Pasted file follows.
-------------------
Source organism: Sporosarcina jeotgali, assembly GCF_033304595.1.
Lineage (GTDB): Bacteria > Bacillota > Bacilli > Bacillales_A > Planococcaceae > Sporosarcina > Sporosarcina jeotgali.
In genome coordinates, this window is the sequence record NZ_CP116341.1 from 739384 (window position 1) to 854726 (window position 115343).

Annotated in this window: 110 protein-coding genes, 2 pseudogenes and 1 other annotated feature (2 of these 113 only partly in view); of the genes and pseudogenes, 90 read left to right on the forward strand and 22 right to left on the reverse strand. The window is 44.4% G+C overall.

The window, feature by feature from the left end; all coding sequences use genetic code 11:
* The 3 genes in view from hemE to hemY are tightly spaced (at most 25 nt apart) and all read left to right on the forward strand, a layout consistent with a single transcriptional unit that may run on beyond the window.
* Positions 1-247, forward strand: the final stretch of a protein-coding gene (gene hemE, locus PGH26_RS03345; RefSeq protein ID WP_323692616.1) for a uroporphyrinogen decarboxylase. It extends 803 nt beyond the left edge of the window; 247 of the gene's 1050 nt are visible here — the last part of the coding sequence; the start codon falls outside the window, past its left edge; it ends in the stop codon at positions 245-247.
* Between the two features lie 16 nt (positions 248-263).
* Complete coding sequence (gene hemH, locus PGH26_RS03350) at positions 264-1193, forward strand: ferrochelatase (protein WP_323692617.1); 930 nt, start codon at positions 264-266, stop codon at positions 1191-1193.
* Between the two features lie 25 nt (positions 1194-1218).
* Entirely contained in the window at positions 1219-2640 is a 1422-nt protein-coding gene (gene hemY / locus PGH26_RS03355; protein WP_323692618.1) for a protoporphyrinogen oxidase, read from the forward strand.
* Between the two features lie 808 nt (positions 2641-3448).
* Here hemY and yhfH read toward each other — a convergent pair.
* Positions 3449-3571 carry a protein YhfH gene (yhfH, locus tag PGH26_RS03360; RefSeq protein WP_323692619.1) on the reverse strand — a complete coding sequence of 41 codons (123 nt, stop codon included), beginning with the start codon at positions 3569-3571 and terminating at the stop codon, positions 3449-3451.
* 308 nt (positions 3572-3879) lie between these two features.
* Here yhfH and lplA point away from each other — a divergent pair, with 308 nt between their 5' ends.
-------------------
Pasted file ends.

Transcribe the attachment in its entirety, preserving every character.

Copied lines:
Source organism: Sporosarcina jeotgali, assembly GCF_033304595.1.
Lineage (GTDB): Bacteria > Bacillota > Bacilli > Bacillales_A > Planococcaceae > Sporosarcina > Sporosarcina jeotgali.
In genome coordinates, this window is the sequence record NZ_CP116341.1 from 739384 (window position 1) to 854726 (window position 115343).

Annotated in this window: 110 protein-coding genes, 2 pseudogenes and 1 other annotated feature (2 of these 113 only partly in view); of the genes and pseudogenes, 90 read left to right on the forward strand and 22 right to left on the reverse strand. The window is 44.4% G+C overall.

The window, feature by feature from the left end; all coding sequences use genetic code 11:
* The 3 genes in view from hemE to hemY are tightly spaced (at most 25 nt apart) and all read left to right on the forward strand, a layout consistent with a single transcriptional unit that may run on beyond the window.
* Positions 1-247, forward strand: the final stretch of a protein-coding gene (gene hemE, locus PGH26_RS03345; RefSeq protein ID WP_323692616.1) for a uroporphyrinogen decarboxylase. It extends 803 nt beyond the left edge of the window; 247 of the gene's 1050 nt are visible here — the last part of the coding sequence; the start codon falls outside the window, past its left edge; it ends in the stop codon at positions 245-247.
* Between the two features lie 16 nt (positions 248-263).
* Complete coding sequence (gene hemH, locus PGH26_RS03350) at positions 264-1193, forward strand: ferrochelatase (protein WP_323692617.1); 930 nt, start codon at positions 264-266, stop codon at positions 1191-1193.
* Between the two features lie 25 nt (positions 1194-1218).
* Entirely contained in the window at positions 1219-2640 is a 1422-nt protein-coding gene (gene hemY / locus PGH26_RS03355; protein WP_323692618.1) for a protoporphyrinogen oxidase, read from the forward strand.
* Between the two features lie 808 nt (positions 2641-3448).
* Here hemY and yhfH read toward each other — a convergent pair.
* Positions 3449-3571 carry a protein YhfH gene (yhfH, locus tag PGH26_RS03360; RefSeq protein WP_323692619.1) on the reverse strand — a complete coding sequence of 41 codons (123 nt, stop codon included), beginning with the start codon at positions 3569-3571 and terminating at the stop codon, positions 3449-3451.
* 308 nt (positions 3572-3879) lie between these two features.
* Here yhfH and lplA point away from each other — a divergent pair, with 308 nt between their 5' ends.